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Ben Laurie blathering

27 Apr 2009

Three Books

Filed under: Books — Ben @ 10:00

I do most of my reading when travelling (have to find some way to fill in the email gap), and the last three books I’ve read have been notably great. So, in no particular order…

Musicophilia: Tales of Music and the Brain, by the slightly insane Oliver Sacks. I generally enjoy Sacks’ books but they always feel a bit light on science. This book is different – full of fascinating anecdotes backed up by actual research. Most astonishing is the way that music can have a radical affect on people suffering from very debilitating conditions, such as Parkinson’s and Alzheimer’s. Great read.

Old Man’s War by John Scalzi. The cover compares Scalzi to Robert Heinlein. This strikes me as entirely unfair; Heinlein’s books are entirely populated by Heinlein talking to himself (if the character is male) and brainy bimbos that are hoplessly in love with him. Scalzi manages a much grittier and highly engaging version of Starship Troopers (which is admittedly a classic, even if Heinlein did write it).

Finally, Crooked Little Vein by Warren Ellis. A high speed romp through the perverts of the modern age by the world’s unluckiest private investigator in search of the lost, secret, alternative constitution of the United States of America, under the control of a monkey-crap injecting Most Powerful Man In The World. Really. Apparently it was supposed to shock me (said the back cover) but I was mostly laughing.

7 Apr 2009

Trust Me, I’m Signed!

Filed under: Rants,Security — Ben @ 15:30

The W3C recently announced their spec for signing widgets. Signing things is a good idea, if you’d like to be assured that they come from where you think they come from, or you want to detect tampering. But I would have hoped we were way past statements like this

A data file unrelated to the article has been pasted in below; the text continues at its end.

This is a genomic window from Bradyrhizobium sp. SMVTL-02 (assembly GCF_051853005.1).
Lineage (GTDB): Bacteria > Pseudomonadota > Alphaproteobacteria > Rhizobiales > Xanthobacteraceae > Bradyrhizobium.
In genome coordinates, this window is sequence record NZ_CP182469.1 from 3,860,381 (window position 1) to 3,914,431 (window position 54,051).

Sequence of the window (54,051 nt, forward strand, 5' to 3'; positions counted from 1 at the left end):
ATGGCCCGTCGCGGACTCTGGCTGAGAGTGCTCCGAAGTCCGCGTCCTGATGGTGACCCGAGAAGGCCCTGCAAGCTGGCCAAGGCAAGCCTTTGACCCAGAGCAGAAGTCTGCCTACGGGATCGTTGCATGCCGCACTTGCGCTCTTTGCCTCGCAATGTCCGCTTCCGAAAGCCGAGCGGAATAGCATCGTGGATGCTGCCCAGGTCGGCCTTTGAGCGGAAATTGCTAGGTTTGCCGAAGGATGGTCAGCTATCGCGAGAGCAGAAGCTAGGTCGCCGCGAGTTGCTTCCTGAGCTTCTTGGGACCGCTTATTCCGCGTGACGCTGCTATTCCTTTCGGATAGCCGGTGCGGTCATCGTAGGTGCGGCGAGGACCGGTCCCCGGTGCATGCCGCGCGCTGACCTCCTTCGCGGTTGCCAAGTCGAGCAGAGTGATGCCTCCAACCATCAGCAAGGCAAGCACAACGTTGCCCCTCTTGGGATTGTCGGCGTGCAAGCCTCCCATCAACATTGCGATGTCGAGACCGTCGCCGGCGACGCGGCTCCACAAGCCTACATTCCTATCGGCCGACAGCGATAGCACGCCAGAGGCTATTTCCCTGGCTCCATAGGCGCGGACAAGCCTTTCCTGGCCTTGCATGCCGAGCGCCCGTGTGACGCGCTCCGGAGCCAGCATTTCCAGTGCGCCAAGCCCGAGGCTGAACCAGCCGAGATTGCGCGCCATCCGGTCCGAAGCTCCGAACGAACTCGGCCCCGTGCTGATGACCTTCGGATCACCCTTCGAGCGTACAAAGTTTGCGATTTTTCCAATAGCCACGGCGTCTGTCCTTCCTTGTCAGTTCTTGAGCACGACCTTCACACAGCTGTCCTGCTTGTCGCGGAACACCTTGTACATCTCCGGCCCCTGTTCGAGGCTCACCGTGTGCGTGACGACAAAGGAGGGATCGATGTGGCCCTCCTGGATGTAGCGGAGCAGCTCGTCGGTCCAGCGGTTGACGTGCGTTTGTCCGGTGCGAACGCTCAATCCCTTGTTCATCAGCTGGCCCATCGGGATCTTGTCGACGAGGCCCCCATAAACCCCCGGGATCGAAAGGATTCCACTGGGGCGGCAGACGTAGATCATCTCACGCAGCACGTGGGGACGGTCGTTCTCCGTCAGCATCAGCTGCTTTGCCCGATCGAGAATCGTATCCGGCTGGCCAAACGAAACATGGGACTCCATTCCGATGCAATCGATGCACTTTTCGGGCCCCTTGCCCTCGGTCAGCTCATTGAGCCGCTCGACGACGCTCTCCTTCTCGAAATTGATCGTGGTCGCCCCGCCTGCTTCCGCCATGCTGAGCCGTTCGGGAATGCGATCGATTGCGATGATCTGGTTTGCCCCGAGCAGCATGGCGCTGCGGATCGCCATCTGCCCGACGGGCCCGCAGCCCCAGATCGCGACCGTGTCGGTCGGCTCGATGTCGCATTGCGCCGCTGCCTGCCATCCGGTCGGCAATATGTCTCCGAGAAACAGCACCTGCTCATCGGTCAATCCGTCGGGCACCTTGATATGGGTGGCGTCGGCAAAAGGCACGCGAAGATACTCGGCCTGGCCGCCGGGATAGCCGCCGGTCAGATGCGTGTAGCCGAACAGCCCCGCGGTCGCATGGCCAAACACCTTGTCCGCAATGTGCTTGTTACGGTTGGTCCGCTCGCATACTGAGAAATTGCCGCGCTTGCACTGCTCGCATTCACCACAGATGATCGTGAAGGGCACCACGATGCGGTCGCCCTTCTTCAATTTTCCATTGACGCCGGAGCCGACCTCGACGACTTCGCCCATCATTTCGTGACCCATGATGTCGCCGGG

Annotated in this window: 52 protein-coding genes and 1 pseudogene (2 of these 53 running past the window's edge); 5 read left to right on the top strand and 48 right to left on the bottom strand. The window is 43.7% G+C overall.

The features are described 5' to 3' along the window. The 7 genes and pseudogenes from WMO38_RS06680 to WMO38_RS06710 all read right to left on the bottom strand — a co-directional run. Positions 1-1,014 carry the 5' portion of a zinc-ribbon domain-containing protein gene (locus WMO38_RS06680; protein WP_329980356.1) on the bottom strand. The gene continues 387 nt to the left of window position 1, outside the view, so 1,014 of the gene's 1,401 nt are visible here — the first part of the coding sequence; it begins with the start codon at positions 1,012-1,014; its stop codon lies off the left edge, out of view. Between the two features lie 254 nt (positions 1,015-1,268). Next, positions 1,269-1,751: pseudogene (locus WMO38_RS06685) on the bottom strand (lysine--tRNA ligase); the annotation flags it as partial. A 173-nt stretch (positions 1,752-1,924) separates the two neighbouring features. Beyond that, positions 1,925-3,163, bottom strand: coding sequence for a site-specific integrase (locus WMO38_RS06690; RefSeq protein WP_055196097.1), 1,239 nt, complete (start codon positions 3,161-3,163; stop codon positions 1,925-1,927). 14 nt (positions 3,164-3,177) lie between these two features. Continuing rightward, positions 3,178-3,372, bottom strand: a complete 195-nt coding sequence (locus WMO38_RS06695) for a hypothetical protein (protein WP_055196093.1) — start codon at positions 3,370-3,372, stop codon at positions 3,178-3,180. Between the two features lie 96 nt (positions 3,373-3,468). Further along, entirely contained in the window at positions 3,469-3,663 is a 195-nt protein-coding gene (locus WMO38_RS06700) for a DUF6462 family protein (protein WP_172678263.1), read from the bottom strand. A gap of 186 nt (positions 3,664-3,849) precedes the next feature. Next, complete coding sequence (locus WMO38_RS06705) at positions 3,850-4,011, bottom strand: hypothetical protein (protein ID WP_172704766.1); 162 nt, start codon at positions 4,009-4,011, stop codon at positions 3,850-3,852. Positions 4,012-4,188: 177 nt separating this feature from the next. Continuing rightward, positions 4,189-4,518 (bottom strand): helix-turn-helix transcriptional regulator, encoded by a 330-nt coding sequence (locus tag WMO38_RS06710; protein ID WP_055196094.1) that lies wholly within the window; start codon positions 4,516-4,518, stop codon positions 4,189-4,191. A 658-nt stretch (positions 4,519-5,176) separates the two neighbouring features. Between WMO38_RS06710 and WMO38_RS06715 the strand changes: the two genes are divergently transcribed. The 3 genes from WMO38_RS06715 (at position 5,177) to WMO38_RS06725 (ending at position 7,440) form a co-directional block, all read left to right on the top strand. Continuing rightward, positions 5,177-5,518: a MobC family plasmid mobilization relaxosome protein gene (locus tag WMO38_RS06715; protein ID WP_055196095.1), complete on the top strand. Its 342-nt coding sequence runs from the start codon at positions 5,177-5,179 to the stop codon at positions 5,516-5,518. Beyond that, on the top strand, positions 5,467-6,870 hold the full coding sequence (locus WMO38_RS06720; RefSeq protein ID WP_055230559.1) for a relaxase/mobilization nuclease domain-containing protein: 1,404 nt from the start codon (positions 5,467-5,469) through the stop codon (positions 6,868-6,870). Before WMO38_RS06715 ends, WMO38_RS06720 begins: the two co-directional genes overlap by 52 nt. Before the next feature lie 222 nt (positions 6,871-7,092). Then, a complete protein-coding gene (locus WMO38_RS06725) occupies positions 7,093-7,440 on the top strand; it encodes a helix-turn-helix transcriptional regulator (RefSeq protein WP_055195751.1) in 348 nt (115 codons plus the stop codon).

Widget authors and distributors can digitally sign widgets as a trust and quality assurance mechanism.

If trust and quality were assured by signatures then our lives would be so much easier – but sadly it is not so. Indeed, it is so much not so that CAs, in an amazing piece of marketing, have managed to persuade us that, since they work so poorly for trust, what we should do is pay them even more money to get more robust signatures (a.k.a. EV certificates)!

Anyway, I was sufficiently irritated by this stupidity that I felt it necessary to remark on it. Which prompted this absolutely brilliant response from my friend Peter Gutmann

From the report:

Of signed detected files, severity of the threats tended to be high or severe, with low and moderate threats comprising a much smaller number of files:

Severe 50819
High 73677
Moderate 42308
Low 1099

So there you go, signing definitely does provide a “trust and quality assurance mechanism”. If it’s a CA-certified signed rootkit or worm, you know you’ve been infected by the good stuff.

“the report”, by the way, is a large scale study by Microsoft which makes for some interesting reading. In particular, they also acknowledge that even the promise that signatures would at least let you track down the evil bastard that wrote the code has proven empty

Though also intended to identify the signing parties, Microsoft has been unable to identify any authors of signed malware in cooperation with CAs because the malware authors exploit gaps in issuing practices and obtain certificates with fraudulent identities.

CodeCon Is Back!

Filed under: General,Open Source,Programming — Ben @ 10:43

Unfortunately, I can’t be there, but the lineup looks great. The bio-hacking track looks particularly fun.

Not long to go now, less than two weeks. Sign up!

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